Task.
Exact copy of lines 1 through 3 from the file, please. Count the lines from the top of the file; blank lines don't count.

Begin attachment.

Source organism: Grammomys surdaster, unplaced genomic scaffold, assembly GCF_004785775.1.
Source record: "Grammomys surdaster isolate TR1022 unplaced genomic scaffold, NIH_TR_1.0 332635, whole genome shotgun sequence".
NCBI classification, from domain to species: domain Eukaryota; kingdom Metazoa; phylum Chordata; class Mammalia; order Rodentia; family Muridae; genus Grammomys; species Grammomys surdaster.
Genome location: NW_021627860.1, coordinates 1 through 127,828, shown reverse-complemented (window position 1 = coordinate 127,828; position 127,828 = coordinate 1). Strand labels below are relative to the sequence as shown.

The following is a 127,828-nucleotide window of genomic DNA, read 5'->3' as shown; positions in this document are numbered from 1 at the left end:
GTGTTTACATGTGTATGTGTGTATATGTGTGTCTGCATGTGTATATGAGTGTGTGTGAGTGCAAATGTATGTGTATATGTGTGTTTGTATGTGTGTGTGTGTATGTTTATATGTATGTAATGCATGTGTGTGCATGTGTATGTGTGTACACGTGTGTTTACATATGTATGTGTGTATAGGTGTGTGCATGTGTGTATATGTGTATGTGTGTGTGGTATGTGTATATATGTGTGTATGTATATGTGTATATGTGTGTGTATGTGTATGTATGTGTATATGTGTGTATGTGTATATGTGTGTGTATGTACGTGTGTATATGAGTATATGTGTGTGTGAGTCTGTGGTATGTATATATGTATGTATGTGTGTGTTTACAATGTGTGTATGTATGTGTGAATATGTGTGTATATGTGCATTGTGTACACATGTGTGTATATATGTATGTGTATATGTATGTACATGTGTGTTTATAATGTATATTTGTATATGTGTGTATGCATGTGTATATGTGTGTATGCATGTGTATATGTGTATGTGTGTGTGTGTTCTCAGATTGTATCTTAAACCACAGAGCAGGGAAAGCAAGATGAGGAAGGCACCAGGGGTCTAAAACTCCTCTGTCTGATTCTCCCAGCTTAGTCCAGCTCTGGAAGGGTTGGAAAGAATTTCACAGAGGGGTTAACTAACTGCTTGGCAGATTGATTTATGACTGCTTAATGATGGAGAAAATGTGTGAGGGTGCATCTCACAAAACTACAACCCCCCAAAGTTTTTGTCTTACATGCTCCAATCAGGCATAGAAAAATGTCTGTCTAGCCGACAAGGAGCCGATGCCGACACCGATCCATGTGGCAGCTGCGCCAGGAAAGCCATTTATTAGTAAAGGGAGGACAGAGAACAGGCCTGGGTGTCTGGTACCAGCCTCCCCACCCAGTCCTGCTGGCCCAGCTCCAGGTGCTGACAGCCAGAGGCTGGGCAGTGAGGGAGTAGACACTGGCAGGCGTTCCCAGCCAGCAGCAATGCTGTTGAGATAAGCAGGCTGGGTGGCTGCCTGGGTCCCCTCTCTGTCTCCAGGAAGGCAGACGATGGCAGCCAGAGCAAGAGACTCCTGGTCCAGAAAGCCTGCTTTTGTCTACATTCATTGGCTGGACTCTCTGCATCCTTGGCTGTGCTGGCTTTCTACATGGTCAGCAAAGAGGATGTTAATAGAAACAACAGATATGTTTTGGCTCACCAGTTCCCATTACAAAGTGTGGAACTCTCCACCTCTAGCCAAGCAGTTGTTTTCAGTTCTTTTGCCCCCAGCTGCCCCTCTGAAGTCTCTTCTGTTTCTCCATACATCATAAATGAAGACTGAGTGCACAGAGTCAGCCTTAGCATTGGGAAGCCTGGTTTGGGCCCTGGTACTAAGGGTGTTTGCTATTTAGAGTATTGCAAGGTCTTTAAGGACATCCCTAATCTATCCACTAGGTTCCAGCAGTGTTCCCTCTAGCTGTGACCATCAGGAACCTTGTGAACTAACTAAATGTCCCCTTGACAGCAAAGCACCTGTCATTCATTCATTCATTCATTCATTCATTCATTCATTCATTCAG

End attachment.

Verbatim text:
Source organism: Grammomys surdaster, unplaced genomic scaffold, assembly GCF_004785775.1.
Source record: "Grammomys surdaster isolate TR1022 unplaced genomic scaffold, NIH_TR_1.0 332635, whole genome shotgun sequence".
NCBI classification, from domain to species: domain Eukaryota; kingdom Metazoa; phylum Chordata; class Mammalia; order Rodentia; family Muridae; genus Grammomys; species Grammomys surdaster.